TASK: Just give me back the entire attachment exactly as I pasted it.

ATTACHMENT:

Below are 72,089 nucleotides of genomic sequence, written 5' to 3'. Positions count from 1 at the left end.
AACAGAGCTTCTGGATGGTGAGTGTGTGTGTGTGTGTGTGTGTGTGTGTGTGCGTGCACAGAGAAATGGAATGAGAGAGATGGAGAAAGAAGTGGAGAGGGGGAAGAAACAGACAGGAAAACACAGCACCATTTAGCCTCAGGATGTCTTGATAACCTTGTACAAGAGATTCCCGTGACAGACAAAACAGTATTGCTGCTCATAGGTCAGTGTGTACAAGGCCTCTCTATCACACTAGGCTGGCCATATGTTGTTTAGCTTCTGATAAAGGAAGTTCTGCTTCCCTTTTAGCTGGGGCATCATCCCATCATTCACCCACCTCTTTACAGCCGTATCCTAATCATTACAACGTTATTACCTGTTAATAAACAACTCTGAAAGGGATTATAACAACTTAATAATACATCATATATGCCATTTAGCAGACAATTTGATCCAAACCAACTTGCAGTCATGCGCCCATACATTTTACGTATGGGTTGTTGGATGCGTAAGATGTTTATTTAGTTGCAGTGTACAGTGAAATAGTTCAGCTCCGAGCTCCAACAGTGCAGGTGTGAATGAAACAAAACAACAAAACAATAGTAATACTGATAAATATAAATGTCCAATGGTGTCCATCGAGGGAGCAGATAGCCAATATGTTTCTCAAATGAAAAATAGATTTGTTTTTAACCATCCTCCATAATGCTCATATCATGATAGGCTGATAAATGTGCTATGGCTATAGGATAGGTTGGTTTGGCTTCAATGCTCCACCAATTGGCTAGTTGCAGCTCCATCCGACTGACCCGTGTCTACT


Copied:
Below are 72,089 nucleotides of genomic sequence, written 5' to 3'. Positions count from 1 at the left end.
AACAGAGCTTCTGGATGGTGAGTGTGTGTGTGTGTGTGTGTGTGTGTGTGTGCGTGCACAGAGAAATGGAATGAGAGAGATGGAGAAAGAAGTGGAGAGGGGGAAGAAACAGACAGGAAAACACAGCACCATTTAGCCTCAGGATGTCTTGATAACCTTGTACAAGAGATTCCCGTGACAGACAAAACAGTATTGCTGCTCATAGGTCAGTGTGTACAAGGCCTCTCTATCACACTAGGCTGGCCATATGTTGTTTAGCTTCTGATAAAGGAAGTTCTGCTTCCCTTTTAGCTGGGGCATCATCCCATCATTCACCCACCTCTTTACAGCCGTATCCTAATCATTACAACGTTATTACCTGTTAATAAACAACTCTGAAAGGGATTATAACAACTTAATAATACATCATATATGCCATTTAGCAGACAATTTGATCCAAACCAACTTGCAGTCATGCGCCCATACATTTTACGTATGGGTTGTTGGATGCGTAAGATGTTTATTTAGTTGCAGTGTACAGTGAAATAGTTCAGCTCCGAGCTCCAACAGTGCAGGTGTGAATGAAACAAAACAACAAAACAATAGTAATACTGATAAATATAAATGTCCAATGGTGTCCATCGAGGGAGCAGATAGCCAATATGTTTCTCAAATGAAAAATAGATTTGTTTTTAACCATCCTCCATAATGCTCATATCATGATAGGCTGATAAATGTGCTATGGCTATAGGATAGGTTGGTTTGGCTTCAATGCTCCACCAATTGGCTAGTTGCAGCTCCATCCGACTGACCCGTGTCTACT